There is concern about a human pandemic but little attention was paid by the Ottawa meeting to the key problem. Experts say intervening in Asia where the virus is endemic is a must.
Beijing (AsiaNews/Agencies) The third breeding farm to be infected by bird flu in recent days has been discovered in China. Meanwhile the Ottawa meeting between experts and ministers from around the world has closed without any concrete proposals.
In Canada, after two days of meetings, experts and health ministers from 30 countries approved general statements about the need for more research and collaboration to find a vaccine and protect peoples. They also affirmed the notion that rich states should help the rest. Nations like Indonesia do not have sufficient funds to buy drugs nor to compensate owners of infected poultry farms. "The simple fact is that many impoverished families and farmers may consider it too risky to report sick animals," Canadian Prime Minister Paul Martin told the conference. "They are the source of their food as well as their livelihood, so it's often customary to kill animals that get sick, to be eaten or sold."
Mexico´s Health Minister said recognition of the need to step up production of antiviral drugs meant that countries with technical capacity and low costs should be allowed to produce them. This would be countries like India, Mexico and Brazil. On Monday, Taiwan and India declared their intention of giving the green light for the production of generic drugs identical to the antiviral Tamiflu considered to be the most effective against the virus but too costly for poor countries even without the authorisation of the company Roche which has the Tamiflu patent. Roche has shown itself to be in disagreement with such a move and has warned it carries the risk of producing a less-than-perfect drug.
China. After the breeding farms in Mongolia Interior and Anhui, a new epidemic has broken out in Wantang village, Xiangtan county, in the central province of Hunan. This was announced by the Agriculture Minister who considers "the infection to be under control". A total of 545 hens and ducks were killed by the virus and another 2,500 were culled as a precautionary measure. The WHO considers the H5N1 virus "endemic" in China´s breeding farms and in a large part of South-east Asia; it fears it is only a question of time until it becomes contagious among human beings. In Shanghai airports, dogs are being used to sniff out poultry which may be hidden in suitcases.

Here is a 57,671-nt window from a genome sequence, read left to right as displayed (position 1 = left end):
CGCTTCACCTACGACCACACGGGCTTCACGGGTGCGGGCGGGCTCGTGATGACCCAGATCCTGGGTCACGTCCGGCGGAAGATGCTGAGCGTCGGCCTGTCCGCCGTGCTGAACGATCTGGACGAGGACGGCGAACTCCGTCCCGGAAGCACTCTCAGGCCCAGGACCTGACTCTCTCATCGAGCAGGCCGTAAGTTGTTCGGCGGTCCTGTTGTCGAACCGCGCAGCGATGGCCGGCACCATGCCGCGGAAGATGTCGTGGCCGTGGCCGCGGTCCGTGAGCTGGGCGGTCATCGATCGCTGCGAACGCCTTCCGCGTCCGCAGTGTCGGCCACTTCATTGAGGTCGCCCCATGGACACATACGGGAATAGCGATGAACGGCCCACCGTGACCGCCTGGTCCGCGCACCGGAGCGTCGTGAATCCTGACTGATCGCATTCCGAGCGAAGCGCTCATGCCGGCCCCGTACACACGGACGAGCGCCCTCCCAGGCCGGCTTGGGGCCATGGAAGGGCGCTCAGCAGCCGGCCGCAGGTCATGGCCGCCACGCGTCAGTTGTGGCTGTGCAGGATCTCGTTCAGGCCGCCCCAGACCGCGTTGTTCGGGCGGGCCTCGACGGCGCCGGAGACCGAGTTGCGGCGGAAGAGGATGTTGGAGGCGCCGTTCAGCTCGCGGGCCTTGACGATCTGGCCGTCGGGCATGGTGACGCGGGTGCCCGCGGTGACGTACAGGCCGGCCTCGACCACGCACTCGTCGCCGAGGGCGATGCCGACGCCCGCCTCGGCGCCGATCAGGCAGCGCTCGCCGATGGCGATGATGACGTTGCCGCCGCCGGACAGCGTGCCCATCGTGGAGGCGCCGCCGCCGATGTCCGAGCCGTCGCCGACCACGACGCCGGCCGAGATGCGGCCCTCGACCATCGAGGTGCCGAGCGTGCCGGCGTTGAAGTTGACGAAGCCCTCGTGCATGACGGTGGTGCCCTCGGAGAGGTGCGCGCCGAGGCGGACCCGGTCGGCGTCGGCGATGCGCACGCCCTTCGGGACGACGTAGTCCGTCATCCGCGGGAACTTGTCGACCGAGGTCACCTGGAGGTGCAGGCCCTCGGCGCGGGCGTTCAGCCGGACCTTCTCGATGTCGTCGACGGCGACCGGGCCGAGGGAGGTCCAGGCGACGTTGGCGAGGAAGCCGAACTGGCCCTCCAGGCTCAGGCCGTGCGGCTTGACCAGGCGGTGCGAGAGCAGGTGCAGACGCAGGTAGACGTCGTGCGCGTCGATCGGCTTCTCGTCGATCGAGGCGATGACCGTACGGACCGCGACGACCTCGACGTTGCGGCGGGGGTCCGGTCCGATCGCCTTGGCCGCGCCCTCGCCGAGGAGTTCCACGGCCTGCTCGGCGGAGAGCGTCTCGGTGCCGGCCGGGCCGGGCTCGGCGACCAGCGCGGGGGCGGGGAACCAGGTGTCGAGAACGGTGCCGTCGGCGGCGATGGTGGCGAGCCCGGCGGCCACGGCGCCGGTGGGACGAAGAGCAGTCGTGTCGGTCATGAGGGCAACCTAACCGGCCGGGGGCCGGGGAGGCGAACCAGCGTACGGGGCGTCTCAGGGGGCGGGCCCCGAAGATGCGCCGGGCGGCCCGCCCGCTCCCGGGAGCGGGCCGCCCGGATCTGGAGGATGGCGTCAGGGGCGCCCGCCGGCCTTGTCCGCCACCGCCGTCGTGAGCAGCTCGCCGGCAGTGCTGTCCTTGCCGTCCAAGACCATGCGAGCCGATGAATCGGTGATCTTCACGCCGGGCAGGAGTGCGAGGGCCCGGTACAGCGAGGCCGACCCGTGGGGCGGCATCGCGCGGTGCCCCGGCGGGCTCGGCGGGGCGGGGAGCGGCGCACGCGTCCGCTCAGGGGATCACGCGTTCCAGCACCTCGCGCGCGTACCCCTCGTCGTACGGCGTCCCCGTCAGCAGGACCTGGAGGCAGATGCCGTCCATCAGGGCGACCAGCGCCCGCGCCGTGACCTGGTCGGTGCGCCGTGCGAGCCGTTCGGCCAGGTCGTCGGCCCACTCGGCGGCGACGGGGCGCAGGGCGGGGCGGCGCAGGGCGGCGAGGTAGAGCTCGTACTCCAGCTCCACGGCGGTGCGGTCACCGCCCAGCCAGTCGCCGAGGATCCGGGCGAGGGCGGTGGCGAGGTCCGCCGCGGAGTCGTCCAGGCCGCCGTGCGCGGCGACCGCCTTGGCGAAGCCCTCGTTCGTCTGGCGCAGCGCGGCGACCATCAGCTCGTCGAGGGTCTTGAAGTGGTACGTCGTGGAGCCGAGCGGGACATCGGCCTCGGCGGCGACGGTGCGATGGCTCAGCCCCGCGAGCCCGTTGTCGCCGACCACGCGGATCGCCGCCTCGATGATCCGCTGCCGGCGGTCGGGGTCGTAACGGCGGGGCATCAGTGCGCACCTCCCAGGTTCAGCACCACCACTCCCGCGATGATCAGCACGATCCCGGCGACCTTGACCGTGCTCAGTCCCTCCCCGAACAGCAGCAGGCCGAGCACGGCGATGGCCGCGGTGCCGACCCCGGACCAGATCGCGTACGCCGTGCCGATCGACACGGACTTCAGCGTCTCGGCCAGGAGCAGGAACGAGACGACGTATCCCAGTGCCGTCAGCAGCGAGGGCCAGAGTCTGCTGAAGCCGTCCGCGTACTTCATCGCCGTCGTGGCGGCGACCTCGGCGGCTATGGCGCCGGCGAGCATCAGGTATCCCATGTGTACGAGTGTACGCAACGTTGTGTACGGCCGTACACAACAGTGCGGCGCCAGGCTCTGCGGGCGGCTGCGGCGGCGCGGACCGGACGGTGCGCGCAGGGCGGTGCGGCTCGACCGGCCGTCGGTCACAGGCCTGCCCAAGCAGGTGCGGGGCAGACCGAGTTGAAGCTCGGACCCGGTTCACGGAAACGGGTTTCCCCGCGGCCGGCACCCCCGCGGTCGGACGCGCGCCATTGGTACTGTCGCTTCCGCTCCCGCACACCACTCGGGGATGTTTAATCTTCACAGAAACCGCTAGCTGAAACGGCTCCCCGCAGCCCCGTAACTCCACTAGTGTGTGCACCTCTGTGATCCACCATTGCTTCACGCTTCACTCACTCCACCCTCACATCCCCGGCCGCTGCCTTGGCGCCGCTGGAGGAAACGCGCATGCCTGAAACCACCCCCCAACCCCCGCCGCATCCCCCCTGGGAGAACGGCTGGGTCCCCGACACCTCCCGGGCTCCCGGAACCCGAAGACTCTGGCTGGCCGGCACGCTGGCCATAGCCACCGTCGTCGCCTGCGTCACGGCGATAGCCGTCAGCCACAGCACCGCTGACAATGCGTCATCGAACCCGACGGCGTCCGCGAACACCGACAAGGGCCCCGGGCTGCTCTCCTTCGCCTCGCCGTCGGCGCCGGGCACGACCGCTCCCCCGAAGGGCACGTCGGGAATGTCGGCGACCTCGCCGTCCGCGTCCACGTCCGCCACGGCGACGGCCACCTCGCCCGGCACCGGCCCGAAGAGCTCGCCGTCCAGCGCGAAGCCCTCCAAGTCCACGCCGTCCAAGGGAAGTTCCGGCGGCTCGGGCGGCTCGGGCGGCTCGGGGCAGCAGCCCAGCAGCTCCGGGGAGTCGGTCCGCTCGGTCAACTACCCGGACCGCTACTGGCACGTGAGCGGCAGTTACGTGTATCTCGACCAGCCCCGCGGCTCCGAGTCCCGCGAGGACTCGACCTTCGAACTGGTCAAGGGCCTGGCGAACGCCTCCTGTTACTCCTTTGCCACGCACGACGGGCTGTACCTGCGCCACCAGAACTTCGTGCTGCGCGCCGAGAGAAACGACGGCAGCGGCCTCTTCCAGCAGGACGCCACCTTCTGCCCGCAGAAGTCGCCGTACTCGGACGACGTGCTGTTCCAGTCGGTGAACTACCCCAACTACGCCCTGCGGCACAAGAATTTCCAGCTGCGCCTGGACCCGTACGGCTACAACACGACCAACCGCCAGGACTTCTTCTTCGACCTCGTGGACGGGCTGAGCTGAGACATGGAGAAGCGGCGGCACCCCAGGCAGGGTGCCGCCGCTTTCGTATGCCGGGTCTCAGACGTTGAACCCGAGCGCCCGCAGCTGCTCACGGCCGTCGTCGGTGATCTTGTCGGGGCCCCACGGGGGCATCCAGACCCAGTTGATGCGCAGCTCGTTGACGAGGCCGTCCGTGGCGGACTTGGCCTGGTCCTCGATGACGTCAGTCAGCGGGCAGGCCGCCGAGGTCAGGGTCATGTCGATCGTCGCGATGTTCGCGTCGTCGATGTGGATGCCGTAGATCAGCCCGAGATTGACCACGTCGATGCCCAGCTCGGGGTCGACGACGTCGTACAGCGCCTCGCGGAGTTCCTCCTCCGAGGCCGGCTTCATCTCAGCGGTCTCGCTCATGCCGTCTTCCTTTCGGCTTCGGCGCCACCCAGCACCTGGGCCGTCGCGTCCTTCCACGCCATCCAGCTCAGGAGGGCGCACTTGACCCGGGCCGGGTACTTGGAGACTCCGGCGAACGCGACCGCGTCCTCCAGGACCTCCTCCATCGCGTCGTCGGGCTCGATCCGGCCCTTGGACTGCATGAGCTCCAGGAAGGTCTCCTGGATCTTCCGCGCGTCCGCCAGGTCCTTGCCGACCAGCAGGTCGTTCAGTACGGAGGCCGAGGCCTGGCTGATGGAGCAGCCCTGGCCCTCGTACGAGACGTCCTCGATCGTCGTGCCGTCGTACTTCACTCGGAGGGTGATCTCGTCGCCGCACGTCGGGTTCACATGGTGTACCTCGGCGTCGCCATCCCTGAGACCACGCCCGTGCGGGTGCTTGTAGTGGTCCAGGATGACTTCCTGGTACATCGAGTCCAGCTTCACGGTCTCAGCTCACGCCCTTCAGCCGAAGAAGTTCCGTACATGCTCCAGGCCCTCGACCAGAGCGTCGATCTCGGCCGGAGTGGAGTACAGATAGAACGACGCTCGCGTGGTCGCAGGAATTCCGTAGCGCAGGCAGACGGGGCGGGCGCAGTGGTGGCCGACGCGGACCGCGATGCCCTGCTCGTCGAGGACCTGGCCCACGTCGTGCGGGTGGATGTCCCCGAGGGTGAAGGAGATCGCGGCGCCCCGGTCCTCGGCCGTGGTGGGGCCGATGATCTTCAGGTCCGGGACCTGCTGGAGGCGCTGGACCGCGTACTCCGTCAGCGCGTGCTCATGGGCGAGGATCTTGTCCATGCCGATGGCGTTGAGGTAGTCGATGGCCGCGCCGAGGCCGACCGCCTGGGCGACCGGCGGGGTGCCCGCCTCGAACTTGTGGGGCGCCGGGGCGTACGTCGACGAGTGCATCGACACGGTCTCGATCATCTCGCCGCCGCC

Indonesia. The government stands accused by Chairul Nidom, the microbiologist who revealed the existence of the infection in the country one day before the government admitted to it. The doctor, a researcher at the Centre for Tropical Diseases at the Airlangga University in Surabaya, has criticised the government for not offering swift and complete information about the disease and of reacting slowly. "If action had been taken promptly, the damage wouldn't have been great and the risks to humans could have been minimized," said Nidom. He also criticised the use of unspecific and dubious vaccines imported from China because of "financial considerations". Joseph Domenech, chief veterinary officer of the United Nations Food and Agriculture Organization (FAO), has also criticised Jakarta for its inadequate intervention. Experts say mass slaughter of birds in infected areas should take place but the government is limiting itself to restricted interventions because it claims it cannot compensate owners. Large poultry farms are taking adequate measures, said Domenech, but the same could not be said for the "small farms of millions of farmers. There still seems to be a lack of awareness in the rural and suburban communities about the threat the virus poses to humans and animals."
FAO wants to create control centres in the most affected areas and it is considering compensating farmers to make them become "the main allies in the war on bird flu".
Taiwan. Anyone coming from the People´s Republic of Chin is submitted to testing, with a request that they try their body temperature twice a day for 10 days. The government has allocated one billion new dollars (30 million US dollars) to help farmers take measures to safeguard their poultry farms.